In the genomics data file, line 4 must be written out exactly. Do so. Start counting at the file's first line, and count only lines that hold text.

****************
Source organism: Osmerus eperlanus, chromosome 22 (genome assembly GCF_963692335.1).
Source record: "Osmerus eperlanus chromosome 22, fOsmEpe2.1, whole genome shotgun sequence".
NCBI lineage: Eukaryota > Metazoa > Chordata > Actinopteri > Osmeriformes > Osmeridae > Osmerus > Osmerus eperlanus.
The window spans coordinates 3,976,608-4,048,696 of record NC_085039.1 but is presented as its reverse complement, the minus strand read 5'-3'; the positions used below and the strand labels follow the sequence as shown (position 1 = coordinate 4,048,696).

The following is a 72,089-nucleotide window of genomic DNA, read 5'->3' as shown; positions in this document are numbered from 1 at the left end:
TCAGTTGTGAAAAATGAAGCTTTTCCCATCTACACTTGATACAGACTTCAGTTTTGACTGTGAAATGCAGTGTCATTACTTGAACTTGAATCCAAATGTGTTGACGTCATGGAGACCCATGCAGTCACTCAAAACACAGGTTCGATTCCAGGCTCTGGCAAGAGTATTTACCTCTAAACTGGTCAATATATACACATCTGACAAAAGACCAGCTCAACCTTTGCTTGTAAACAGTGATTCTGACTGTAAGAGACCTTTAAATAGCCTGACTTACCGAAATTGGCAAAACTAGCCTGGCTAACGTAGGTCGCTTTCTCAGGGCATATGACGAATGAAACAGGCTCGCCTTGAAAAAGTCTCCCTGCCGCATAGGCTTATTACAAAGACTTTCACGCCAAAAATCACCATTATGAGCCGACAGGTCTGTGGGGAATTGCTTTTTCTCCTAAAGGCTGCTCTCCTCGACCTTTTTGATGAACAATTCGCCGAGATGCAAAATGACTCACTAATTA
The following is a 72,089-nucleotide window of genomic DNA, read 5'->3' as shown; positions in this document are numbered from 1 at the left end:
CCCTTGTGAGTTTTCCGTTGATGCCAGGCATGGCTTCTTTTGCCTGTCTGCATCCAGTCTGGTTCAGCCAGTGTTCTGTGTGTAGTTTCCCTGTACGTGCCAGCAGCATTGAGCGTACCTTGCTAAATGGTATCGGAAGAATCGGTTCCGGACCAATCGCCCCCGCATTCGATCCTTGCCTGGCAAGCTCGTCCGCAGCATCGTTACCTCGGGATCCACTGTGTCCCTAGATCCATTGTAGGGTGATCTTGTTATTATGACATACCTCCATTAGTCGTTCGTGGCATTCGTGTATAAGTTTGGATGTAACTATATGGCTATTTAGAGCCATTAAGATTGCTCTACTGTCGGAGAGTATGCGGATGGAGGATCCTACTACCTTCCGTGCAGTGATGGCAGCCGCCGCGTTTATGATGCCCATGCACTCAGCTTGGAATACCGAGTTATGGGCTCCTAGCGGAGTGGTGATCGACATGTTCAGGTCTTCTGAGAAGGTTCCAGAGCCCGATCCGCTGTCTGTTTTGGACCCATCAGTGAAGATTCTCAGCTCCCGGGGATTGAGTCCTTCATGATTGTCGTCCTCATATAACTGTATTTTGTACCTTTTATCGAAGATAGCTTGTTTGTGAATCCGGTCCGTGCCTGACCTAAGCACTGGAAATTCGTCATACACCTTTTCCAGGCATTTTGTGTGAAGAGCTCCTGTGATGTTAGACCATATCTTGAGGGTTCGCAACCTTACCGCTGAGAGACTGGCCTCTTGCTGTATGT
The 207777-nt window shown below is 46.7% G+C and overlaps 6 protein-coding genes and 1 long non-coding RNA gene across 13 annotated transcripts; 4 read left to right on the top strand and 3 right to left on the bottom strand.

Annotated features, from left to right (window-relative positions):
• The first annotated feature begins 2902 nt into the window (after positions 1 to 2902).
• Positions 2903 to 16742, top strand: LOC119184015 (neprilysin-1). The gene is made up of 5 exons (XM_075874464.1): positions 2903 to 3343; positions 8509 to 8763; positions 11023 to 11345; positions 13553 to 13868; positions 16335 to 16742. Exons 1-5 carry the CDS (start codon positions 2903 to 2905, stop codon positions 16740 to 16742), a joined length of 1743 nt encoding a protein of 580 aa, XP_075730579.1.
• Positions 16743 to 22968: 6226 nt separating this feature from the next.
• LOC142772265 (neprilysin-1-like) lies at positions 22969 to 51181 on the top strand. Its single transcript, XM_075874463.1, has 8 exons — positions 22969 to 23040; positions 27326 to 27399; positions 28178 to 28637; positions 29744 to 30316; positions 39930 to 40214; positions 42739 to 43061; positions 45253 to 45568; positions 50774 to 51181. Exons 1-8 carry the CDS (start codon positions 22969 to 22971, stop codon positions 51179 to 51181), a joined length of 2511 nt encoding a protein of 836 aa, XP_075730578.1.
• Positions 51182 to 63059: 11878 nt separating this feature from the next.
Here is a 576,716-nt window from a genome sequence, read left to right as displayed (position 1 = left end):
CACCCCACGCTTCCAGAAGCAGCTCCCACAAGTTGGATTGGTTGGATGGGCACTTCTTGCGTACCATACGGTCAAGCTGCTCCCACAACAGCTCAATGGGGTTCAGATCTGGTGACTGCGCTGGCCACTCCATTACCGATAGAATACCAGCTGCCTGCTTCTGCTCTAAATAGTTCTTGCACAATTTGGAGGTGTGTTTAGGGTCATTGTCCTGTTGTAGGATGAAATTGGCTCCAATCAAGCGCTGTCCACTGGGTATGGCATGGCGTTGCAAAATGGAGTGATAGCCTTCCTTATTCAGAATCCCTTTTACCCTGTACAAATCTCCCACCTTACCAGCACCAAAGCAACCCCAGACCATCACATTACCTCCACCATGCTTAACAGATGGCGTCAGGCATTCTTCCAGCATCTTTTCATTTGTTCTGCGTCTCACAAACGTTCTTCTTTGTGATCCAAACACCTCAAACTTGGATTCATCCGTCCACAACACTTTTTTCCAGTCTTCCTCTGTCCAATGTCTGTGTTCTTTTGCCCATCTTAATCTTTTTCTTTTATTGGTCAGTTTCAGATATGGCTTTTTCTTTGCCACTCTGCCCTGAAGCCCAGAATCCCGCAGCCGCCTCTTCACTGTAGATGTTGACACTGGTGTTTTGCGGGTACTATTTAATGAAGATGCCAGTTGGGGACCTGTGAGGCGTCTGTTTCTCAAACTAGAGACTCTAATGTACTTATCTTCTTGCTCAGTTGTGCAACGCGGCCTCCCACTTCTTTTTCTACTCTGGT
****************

The window spans coordinates 3,976,608-4,048,696 of record NC_085039.1 but is presented as its reverse complement, the minus strand read 5'-3'; the positions used below and the strand labels follow the sequence as shown (position 1 = coordinate 4,048,696).